The JDK itself ships with several tools, many (if not most) of which are labeled as “experimental” or “unsupported,” largely because they have historically been intended more as an example of what one could do with the support the JVM provides, rather than trying to be a fully bulletproofed tool. That said, the list of tools provided is quite surprising, and many are useful in their own right. As of Java 8, that list includes: 

  • jps: A simple command that lists all of the Java processes currently running on the machine. It
    returns the “JVMID,” an identifier that is often used with other tools to uniquely identify this executing JVM. Most often, the JVMID is the exact same as the operating system’s process identifier, or PID, but it can include hostname and port, so that a tool can connect remotely to a running process, assuming the network facilities permit such communication.

  • jinfo: An “information dump” utility. When given a JMVID, it will connect to the target JVM and “dump” a large amount of information about the process’s environment, including all of its system properties, the command-line used to launch the JVM, and the nonstandard
    JVM options used (meaning the “-XX” flags).

  • jcmd: A “command” utility that can issue a number of different debugging/monitoring commands to the target JVM. Use “jcmd <pid> help” to see a list of commands that can be sent—one of the most useful will be GC.heap_dump to take a snapshot of the entire
    JVM heap, for offline analysis.

  • jmap: Another “heap dump” utility that can not only dump the JVM heap into the same format that jcmd uses, but can also track and dump ClassLoader statistics, which can be helpful to discover ClassLoader class leaks.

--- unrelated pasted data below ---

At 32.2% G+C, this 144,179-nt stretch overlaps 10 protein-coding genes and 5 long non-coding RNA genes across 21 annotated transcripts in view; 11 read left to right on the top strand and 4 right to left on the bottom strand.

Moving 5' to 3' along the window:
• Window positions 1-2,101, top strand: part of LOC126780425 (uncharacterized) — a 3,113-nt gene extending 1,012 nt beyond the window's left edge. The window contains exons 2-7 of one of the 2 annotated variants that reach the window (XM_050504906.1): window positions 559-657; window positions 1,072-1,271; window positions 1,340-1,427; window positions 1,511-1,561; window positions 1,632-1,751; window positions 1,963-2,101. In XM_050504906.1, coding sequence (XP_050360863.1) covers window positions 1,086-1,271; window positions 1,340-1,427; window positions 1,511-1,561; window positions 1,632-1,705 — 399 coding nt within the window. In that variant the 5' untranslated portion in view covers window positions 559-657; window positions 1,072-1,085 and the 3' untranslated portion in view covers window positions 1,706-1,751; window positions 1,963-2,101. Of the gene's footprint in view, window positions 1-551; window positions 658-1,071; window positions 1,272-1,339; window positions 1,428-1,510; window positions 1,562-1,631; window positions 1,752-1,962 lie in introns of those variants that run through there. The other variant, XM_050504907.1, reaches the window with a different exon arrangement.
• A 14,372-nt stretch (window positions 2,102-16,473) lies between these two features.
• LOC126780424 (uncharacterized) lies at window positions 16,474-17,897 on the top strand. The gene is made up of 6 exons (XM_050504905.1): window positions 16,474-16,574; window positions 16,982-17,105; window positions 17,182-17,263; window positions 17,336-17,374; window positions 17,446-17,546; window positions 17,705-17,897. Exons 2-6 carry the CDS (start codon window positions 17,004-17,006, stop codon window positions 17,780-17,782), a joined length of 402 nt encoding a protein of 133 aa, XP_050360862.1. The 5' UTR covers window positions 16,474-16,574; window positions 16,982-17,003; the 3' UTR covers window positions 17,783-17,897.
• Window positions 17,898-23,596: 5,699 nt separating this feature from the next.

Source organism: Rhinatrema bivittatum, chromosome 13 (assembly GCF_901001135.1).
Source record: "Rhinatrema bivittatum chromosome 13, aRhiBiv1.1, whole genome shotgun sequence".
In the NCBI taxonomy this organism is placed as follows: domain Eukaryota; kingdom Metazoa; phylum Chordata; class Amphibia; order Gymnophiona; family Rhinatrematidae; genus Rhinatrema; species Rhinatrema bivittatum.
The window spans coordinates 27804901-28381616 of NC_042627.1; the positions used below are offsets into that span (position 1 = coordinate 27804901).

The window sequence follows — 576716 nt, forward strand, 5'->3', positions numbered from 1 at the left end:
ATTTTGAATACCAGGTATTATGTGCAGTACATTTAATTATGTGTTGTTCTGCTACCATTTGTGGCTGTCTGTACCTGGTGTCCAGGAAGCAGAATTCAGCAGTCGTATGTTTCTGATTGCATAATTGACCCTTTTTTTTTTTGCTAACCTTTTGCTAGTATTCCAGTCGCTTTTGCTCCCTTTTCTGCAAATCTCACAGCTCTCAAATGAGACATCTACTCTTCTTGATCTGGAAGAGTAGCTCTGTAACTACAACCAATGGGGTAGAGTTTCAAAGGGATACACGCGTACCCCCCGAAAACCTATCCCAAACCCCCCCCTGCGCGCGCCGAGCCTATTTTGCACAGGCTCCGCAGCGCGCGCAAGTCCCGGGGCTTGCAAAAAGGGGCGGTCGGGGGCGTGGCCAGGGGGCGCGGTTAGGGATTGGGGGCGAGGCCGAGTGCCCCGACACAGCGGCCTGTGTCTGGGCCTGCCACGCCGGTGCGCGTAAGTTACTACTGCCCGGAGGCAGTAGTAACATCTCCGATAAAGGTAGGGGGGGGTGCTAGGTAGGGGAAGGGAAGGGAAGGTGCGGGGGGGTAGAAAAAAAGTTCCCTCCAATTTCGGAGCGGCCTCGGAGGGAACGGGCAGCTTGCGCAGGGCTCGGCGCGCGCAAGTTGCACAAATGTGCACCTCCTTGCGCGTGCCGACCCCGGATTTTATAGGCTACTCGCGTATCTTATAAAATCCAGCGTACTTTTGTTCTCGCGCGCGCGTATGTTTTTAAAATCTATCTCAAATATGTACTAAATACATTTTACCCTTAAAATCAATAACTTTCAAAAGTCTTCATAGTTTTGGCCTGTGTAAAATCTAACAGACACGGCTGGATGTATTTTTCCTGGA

• jhat: The “Java heap analyzer tool.” It takes a heap dump generated by any of the other utilities and provides a tiny HTTP-navigable server to examine the contents. While the user interface isn’t amazing and clearly hasn’t been updated in years, jhat has one unique facility to it that is quite useful: the ability to write OQL queries to examine the contents of the heap without having to manually click through every object.

  • jstack: Does a Java thread stack dump of any running JVM process. A critical first step to diagnosing any thread-deadlock or high-contention errors in a running JVM, even if that JVM is in production.

  • jstat: A “Java statistics” utility. Run “jstat -options” to see the full list of commands that can be passed to the target JVM, most of which are GC-related.

The source code for these tools is even more important than the tools themselves, because that leads us directly into the last tidbit we have space and time to cover.

JDB Scripting

The ubiquitous and “ancient” debugger, jdb, has a few surprises in store for those who spend a little time getting to know it. Although the user interface, being text-based, leaves a wee bit to be desired, the fact that it is a text-based interface means that it can be scripted by a text file.

Consider a simple Java application that does some really trivial field manipulation before terminating:

public class App {

    private static int count = 0;
    private static String message = “”;

    public static void main(String...args) {
        while (true) {
            if (count < 10) {
                message = “I’ m less than 10”;
            } else if (count > 20) {
                message = “I’ m about to quit”;
            if (count > 30)

Assume for the moment that the bug is that the app is supposed to terminate once the count field has reached 21, not 31. Normally, from a Java IDE, we could set the breakpoint on the line containing the System.exit() method call, but if this is only happening in production, it can be quite the fight to get the system administrators to allow us to install a Java IDE on the